Steve Penny, the former president and CEO of USA Gymnastics, discussed a U.S. Olympic Committee job opening with the head of the FBI's Indianapolis field office while that office was investigating Larry Nassar in 2015, contact that has been dubbed "troubling" by a prosecutor in Texas who has charged Penny with felony evidence tampering in a separate investigation related to Nassar
As reported Thursday, Oct. 18, by the Indianapolis Star and New York Times, Penny told Special Agent in Charge W. "Jay" Abbott in 2015 that the head of security for the U.S. Olympic Committee would be retiring and suggested Abbott might be interested in the position. Penny also sought the FBI's assistance in crafting news releases about the investigation into Nassar, the former USA Gymnastics team doctor who has been found to have sexually abused hundreds of girls and women.
Penny's attorney, Edith Matthai, confirmed to the Star and Times that Penny had discussed the potential USOC job opening with Abbott in 2015 but said there was no quid pro quo involved.
"Any suggestion that Steve had the conversation with Abbott in order to impact the FBI investigation is false and defamatory," she told the Star, adding that Penny at the time thought the investigation had been transferred from the FBI's Indianapolis office to one in Detroit and that other people apart from Penny had discussed the USOC job with Abbott.
"There was no promise of a job nor did Mr. Penny have the ability to hire Mr. Abbott for that position," she said. "There was no conflict of interest."
The USOC hired Nicole Deal to replace Larry Buendorf as its chief security officer in July 2017. Abbott retired from the FBI in January. The FBI's handling of the Nassar allegations is being investigated by the U.S. Department of Justice, both the Star and the Times report.
On Sept. 28, a grand jury in Walker County, Texas, indicted Penny on a felony evidence-tampering charge, with prosecutors alleging that Penny ordered the removal of documents relating to Nassar's treatment of gymnasts from the Karolyi Ranch, the Texas facility where America's top female gymnasts trained until earlier this year and where Nassar is alleged to have abused victims. On Wednesday, U.S. marshals took Penny into custody in Gatlinburg, Tennessee, where Matthai said Penny was vacationing with his wife and daughters. She said Penny was unaware he was facing the charge in Texas.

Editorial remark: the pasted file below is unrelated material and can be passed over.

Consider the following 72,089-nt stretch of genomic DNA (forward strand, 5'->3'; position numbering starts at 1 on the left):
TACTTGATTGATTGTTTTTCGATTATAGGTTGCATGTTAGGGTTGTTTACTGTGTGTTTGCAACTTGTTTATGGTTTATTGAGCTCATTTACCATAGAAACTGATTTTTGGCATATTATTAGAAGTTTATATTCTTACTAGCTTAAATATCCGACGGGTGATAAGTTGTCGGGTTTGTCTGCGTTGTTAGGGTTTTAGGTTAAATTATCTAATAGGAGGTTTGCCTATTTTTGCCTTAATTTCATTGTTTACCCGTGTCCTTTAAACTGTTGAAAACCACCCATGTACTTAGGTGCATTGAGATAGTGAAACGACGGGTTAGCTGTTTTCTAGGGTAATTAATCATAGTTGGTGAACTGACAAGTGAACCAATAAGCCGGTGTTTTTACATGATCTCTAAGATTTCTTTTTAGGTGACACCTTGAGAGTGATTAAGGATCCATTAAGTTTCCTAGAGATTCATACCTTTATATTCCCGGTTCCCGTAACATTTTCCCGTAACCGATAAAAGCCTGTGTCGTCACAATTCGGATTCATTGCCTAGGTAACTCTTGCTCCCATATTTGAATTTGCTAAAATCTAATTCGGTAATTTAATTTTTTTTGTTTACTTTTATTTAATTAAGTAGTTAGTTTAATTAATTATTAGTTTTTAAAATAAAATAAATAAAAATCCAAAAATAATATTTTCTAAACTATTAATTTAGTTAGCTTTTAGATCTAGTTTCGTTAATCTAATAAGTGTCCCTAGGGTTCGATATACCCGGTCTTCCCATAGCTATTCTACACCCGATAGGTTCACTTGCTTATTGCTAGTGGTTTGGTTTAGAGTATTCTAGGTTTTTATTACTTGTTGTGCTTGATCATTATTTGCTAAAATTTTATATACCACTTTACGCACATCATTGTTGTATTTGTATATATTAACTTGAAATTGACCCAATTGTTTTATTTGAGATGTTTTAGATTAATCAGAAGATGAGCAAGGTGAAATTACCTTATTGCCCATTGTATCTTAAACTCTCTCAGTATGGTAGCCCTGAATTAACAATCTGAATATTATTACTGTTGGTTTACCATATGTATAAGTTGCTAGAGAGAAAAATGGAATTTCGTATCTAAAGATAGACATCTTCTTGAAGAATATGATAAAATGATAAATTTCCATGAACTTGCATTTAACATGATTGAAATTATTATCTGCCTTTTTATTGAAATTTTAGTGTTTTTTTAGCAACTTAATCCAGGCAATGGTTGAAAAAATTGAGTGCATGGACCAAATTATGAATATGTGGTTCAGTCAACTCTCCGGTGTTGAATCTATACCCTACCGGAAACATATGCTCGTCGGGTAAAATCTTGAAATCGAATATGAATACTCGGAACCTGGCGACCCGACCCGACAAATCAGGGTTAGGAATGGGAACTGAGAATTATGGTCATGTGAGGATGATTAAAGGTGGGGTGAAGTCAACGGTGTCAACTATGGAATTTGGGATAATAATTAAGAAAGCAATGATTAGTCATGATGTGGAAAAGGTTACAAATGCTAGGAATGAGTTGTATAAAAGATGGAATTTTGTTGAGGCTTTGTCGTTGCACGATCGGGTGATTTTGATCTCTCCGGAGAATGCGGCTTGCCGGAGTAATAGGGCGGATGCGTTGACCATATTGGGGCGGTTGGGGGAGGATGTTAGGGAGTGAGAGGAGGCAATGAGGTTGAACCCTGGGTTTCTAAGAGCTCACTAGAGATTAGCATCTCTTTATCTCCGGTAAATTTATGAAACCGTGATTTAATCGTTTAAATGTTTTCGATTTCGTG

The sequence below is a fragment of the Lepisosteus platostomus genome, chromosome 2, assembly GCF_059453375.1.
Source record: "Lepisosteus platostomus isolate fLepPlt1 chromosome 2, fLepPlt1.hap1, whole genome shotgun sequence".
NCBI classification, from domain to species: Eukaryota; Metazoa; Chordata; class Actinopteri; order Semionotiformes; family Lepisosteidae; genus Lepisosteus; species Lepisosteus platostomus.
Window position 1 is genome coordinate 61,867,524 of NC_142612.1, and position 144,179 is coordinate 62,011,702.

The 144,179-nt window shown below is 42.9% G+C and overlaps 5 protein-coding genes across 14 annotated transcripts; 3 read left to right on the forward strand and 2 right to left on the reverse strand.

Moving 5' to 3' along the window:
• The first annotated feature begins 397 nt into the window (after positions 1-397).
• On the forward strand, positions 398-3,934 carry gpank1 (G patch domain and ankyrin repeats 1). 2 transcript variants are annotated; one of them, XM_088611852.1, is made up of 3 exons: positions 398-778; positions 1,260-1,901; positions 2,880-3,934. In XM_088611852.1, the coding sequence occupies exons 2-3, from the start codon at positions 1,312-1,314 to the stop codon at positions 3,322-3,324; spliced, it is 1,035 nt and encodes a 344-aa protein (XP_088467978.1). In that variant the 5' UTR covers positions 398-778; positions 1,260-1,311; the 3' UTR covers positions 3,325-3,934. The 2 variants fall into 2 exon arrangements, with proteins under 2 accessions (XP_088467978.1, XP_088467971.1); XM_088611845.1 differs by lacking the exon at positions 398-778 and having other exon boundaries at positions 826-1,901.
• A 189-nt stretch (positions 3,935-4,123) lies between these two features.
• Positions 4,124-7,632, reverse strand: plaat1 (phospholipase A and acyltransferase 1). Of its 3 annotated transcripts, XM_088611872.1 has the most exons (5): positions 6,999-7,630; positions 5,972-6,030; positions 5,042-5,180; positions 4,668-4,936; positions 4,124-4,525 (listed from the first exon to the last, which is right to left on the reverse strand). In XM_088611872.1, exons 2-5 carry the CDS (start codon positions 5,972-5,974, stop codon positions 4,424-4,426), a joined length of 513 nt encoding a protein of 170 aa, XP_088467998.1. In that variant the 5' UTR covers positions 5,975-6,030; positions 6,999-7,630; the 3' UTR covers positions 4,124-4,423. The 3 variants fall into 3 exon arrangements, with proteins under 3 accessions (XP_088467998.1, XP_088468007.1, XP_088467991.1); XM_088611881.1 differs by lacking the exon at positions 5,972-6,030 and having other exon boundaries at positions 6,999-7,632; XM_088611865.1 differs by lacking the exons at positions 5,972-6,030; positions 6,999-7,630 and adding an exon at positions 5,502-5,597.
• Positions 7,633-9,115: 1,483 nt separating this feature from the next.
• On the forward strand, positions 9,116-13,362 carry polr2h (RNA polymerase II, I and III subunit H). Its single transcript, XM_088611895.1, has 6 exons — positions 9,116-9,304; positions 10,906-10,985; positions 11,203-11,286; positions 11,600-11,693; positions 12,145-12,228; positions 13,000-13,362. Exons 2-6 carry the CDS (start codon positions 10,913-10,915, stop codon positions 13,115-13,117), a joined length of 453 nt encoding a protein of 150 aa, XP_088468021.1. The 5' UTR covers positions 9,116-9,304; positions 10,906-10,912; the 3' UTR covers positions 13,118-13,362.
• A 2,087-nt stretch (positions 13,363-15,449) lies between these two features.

David Weeks, the Walker County district attorney whose office is prosecuting Penny, told the Star that he found the allegations of Penny's contact with the FBI "troubling" and said it "doesn't pass the smell test."
"At the very least it's bad optics," he told the Star. "I'd be concerned about it, and I'd want to know more."
Prosecutors say Penny had the documents removed from Karolyi Ranch and sent to him at USA Gymnastics headquarters in Indianapolis. They have not been found.
"The removal of the documents was done for the purpose of impairing the ongoing investigation by destroying or hiding the documents," Weeks said in a statement. "The Texas Rangers and the detectives believe that those records . . . would have helped in their investigation of Nassar as well as assisted with the investigation of other offenses that may have occurred at the Karolyi Ranch."
More than 500 girls and women say Nassar abused them. He almost certainly will spend the rest of his life in prison after reaching a plea deal with Michigan prosecutors on seven counts of first-degree criminal sexual conduct involving more than 160 girls and women over more than two decades. Nassar also was sentenced to 60 years in prison in a separate federal child pornography case.
This article was written by Matt Bonesteel, a reporter for The Washington Post.